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Museum to Install 1930s Airplanes Into Gallery Oct. 12

Airplanes added to Golden Age of Aviation exhibit, “moving day” activities on view to Museum visitors

SEATTLE – Oct. 12 is “moving day” in the Museum’s glass building called the Great Gallery, and the activities will be open to Museum visitors. At least six airplanes on exhibit inside and outside of the Museum will have to be moved around, out, and in, to make room for the addition of a Lockheed Electra and Stinson Model O in the Golden Age of Aviation exhibit. While full access to the gallery will be restricted throughout the day, all of the aircraft and activity will be on view for Museum visitors.

The Museum's Stinson Model O on a flight over Puget Sound. Jeremy Dwyer-Lindgren/The Museum of Flight.
The Museum’s Stinson Model O on a flight over Puget Sound. Jeremy Dwyer-Lindgren/The Museum of Flight.

The World War II-era Super Corsair fighter will be moved out of its current spot in the gallery to a new home at the Museum’s Restoration Center. Replacing it will be a 1935 Lockheed Model 10-E Electra transport (centerpiece of the new Amelia Earhart exhibit); while next to the Electra will be the world’s only Stinson Model O. This will be the first time either of the airplanes has been on display in a museum. The Electra is one of only two in existence, the Model O is unique. Both of the airplanes were flown to the Museum on Sept. 21, 2013.

The Lockheed Model 10-E Electra
The Museum’s Electra was built for Northwest Airlines and began passenger service in 1935. It served in WWII and then went back to flying passengers for airlines in Brazil and the U.S. until it was restored to replicate Amelia Earhart’s Electra in 1996. In 1997 Linda Finch flew it around the world, reenacting Earhart’s ill-fated, 1937 last flight. Today there is only one other Lockheed Model 10-E Electra in existence.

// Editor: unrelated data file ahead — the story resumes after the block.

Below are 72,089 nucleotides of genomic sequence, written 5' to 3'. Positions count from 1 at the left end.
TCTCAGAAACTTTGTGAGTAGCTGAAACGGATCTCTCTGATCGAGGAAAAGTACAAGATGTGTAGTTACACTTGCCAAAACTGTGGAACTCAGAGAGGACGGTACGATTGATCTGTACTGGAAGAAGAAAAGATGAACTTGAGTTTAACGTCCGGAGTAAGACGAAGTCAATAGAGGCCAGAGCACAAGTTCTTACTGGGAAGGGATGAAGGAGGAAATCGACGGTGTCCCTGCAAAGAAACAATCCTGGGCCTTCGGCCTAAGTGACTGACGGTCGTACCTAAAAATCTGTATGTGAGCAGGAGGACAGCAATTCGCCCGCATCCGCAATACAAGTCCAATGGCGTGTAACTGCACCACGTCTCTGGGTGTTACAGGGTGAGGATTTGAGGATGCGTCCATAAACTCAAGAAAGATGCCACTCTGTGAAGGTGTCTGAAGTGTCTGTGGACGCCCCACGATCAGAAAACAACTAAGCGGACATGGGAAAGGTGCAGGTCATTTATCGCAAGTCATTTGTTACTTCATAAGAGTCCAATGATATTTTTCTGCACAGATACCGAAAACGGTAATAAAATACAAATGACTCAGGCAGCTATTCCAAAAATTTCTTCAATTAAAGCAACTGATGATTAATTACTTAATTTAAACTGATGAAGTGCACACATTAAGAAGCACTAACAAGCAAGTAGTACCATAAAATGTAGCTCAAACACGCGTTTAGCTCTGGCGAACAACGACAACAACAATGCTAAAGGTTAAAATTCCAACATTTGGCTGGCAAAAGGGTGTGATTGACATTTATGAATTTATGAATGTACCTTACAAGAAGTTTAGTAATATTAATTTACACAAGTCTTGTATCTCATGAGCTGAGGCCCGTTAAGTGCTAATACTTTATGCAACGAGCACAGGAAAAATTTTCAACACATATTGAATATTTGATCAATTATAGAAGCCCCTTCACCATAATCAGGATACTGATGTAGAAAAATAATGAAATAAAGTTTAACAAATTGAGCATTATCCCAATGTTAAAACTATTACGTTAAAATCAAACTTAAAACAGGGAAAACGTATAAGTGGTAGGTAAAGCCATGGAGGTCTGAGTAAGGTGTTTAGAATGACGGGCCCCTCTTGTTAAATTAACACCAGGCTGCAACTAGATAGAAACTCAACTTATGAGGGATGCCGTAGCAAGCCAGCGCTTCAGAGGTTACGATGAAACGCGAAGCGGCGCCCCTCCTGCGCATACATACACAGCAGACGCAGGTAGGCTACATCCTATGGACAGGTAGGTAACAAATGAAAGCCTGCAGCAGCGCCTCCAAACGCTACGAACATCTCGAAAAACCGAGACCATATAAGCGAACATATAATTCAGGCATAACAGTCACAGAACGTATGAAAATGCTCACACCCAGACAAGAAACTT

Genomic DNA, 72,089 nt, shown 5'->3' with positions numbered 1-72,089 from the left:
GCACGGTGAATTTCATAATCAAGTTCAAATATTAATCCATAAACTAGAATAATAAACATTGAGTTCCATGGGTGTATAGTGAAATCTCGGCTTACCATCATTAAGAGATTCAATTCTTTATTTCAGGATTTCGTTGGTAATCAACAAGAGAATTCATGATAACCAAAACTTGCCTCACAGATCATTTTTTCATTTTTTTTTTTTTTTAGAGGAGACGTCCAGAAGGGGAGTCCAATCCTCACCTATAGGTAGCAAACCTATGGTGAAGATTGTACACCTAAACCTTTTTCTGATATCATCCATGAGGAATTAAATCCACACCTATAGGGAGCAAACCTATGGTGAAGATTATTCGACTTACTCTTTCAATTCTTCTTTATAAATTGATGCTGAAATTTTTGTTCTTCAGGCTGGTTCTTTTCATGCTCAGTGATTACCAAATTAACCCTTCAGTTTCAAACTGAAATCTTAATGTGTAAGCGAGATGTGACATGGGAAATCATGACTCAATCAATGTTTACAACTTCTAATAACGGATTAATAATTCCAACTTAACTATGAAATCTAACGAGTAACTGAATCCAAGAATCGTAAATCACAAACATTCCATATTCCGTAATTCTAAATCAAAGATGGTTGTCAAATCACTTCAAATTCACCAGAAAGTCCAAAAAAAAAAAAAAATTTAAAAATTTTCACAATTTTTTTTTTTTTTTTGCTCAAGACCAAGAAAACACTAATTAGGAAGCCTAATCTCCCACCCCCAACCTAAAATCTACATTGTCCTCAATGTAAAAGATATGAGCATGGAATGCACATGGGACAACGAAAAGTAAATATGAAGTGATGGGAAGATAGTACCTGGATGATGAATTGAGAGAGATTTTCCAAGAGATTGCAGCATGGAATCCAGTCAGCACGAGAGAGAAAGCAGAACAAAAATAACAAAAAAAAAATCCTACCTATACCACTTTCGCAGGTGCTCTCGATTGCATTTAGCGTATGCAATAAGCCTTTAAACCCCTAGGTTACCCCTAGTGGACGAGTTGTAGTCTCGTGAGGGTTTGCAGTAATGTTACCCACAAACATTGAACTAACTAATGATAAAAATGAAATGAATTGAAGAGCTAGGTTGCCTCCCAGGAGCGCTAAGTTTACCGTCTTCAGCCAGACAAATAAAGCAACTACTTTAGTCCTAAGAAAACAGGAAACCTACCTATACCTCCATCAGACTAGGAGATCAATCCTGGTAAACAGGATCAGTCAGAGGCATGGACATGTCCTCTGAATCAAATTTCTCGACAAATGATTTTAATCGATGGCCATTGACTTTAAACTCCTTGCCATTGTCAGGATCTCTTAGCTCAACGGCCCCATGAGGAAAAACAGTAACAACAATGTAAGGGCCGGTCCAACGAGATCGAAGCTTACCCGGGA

The Stinson Model O
The Stinson Aircraft Company of Wayne, Michigan built the Model O to serve as a military training and utility aircraft. Based on the company’s popular Reliant series, the Model O was first developed to help the government of Honduras establish its own air force. Just nine Model Os were ever built. Stinson delivered three to Honduras in 1933 where the military used them for training and anti-insurgency operations. Another three aircraft later went to China, one to Brazil and one to Argentina. The prototype remained in the United States.

The Museum’s Model O reproduction was built in the early 2000s, using a stock Stinson SR-5 Reliant as the basis for the project. It was assigned Manufacturer’s Serial Number 10 to the finished airplane-the last Model O of the original production run of nine. The aircraft has appeared at many regional air shows.

The Museum of Flight is located at 9404 E. Marginal Way S., Seattle, Exit 158 off Interstate 5 on Boeing Field half-way between downtown Seattle and Sea-Tac Airport. The Museum is open daily from 10 a.m. to 5 p.m. Admission is $18 for adults, $15 for seniors 65 and older, $15 for active military, $10 for youth 5 to 17, and free for children under 5. Group rates are available. Admission on the first Thursday of the month is free from 5 to 9 p.m. courtesy of Wells Fargo. McCormick & Schmick’s Wings Café is on site. For general Museum information, please call 206-764-5720 or visit